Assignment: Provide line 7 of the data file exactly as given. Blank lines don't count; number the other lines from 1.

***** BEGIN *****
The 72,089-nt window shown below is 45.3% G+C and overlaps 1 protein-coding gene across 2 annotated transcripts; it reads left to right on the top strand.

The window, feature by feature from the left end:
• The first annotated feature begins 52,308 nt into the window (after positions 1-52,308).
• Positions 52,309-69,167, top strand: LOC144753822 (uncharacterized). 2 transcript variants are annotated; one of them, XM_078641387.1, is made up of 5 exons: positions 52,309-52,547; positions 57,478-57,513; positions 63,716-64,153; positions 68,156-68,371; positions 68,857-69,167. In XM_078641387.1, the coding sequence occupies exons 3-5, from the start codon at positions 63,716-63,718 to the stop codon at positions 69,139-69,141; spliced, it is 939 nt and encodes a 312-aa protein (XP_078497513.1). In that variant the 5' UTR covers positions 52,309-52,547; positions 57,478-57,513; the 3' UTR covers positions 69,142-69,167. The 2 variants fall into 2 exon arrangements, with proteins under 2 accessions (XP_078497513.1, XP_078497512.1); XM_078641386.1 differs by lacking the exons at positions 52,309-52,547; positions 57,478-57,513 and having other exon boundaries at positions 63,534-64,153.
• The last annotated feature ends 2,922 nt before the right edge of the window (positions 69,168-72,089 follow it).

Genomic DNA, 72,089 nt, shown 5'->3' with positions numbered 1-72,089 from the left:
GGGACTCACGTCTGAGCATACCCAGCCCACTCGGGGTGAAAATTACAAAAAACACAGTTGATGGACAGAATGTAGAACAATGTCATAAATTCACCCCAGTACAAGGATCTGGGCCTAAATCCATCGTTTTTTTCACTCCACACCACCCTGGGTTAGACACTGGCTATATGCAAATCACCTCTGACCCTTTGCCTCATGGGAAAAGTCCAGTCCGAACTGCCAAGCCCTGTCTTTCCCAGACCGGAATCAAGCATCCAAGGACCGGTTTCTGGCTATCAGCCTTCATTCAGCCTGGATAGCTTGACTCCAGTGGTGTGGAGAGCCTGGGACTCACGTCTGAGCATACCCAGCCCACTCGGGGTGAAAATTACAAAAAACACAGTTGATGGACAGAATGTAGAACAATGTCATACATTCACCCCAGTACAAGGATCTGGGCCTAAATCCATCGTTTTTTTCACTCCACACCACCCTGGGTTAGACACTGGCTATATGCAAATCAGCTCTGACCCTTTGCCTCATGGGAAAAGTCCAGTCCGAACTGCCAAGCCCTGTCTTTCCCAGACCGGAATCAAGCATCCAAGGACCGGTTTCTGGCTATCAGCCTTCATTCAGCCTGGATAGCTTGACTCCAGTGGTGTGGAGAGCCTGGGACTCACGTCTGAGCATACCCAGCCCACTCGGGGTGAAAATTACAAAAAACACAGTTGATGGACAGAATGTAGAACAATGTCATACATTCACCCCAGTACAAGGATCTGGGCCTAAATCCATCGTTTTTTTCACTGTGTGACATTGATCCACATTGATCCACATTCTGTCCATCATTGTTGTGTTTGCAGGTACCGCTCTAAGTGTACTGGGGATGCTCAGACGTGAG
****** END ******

GGGACTCACGTCTGAGCATACCCAGCCCACTCGGGGTGAAAATTACAAAAAACACAGTTGATGGACAGAATGTAGAACAATGTCATAAATTCACCCCAGTACAAGGATCTGGGCCTAAATCCATCGTTTTTTTCACTCCACACCACCCTGGGTTAGACACTGGCTATATGCAAATCACCTCTGACCCTTTGCCTCATGGGAAAAGTCCAGTCCGAACTGCCAAGCCCTGTCTTTCCCAGACCGGAATCAAGCATCCAAGGACCGGTTTCTGGCTATCAGCCTTCATTCAGCCTGGATAGCTTGACTCCAGTGGTGTGGAGAGCCTGGGACTCACGTCTGAGCATACCCAGCCCACTCGGGGTGAAAATTACAAAAAACACAGTTGATGGACAGAATGTAGAACAATGTCATACATTCACCCCAGTACAAGGATCTGGGCCTAAATCCATCGTTTTTTTCACTCCACACCACCCTGGGTTAGACACTGGCTATATGCAAATCAGCTCTGACCCTTTGCCTCATGGGAAAAGTCCAGTCCGAACTGCCAAGCCCTGTCTTTCCCAGACCGGAATCAAGCATCCAAGGACCGGTTTCTGGCTATCAGCCTTCATTCAGCCTGGATAGCTTGACTCCAGTGGTGTGGAGAGCCTGGGACTCACGTCTGAGCATACCCAGCCCACTCGGGGTGAAAATTACAAAAAACACAGTTGATGGACAGAATGTAGAACAATGTCATACATTCACCCCAGTACAAGGATCTGGGCCTAAATCCATCGTTTTTTTCACTGTGTGACATTGATCCACATTGATCCACATTCTGTCCATCATTGTTGTGTTTGCAGGTACCGCTCTAAGTGTACTGGGGATGCTCAGACGTGAG